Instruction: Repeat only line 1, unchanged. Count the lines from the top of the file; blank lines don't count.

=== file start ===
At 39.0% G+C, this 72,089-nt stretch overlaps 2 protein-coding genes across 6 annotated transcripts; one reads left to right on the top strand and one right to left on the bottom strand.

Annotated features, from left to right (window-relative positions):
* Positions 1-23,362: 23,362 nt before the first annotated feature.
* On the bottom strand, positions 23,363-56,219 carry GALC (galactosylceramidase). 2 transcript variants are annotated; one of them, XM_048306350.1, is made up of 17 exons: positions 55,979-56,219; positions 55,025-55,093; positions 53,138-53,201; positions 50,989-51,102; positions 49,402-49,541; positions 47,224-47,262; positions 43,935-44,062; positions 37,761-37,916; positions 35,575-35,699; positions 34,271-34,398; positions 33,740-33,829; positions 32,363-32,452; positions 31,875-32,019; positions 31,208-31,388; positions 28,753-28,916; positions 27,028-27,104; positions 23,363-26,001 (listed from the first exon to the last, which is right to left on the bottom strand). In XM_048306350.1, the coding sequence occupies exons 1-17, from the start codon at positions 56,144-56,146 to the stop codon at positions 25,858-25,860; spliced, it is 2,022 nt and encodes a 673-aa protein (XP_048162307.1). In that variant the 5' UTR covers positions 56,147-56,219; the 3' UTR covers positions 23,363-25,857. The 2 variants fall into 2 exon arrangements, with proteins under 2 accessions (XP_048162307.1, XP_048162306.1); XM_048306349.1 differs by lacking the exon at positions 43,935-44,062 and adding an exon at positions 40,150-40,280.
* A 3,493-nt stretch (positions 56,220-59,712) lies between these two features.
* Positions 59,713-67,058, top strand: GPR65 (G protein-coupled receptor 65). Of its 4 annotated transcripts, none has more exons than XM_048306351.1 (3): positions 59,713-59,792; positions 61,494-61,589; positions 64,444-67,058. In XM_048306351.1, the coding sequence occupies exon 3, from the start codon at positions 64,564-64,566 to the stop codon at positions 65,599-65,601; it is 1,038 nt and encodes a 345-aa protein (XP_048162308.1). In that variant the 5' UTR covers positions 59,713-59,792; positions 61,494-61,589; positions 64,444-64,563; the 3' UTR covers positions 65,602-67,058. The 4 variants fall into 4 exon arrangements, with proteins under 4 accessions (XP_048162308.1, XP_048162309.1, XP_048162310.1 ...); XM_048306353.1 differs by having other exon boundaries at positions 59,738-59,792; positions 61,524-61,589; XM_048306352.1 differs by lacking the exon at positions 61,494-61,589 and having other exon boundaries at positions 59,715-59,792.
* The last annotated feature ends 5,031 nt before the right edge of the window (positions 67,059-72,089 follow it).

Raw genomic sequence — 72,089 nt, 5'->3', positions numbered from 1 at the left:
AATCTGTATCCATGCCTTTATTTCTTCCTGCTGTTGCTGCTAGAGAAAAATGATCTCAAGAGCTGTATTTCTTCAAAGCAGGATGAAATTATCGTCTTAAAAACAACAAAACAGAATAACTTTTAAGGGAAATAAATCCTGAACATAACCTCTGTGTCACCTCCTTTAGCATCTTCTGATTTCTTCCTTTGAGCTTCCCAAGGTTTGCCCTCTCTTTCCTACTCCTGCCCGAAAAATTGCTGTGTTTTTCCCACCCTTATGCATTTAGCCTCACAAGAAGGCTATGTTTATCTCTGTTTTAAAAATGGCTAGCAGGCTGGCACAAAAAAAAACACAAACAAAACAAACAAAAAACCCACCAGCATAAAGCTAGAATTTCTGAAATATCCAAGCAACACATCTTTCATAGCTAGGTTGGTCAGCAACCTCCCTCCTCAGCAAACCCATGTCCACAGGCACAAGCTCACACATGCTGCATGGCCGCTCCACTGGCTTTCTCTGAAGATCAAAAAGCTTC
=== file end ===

At 39.0% G+C, this 72,089-nt stretch overlaps 2 protein-coding genes across 6 annotated transcripts; one reads left to right on the top strand and one right to left on the bottom strand.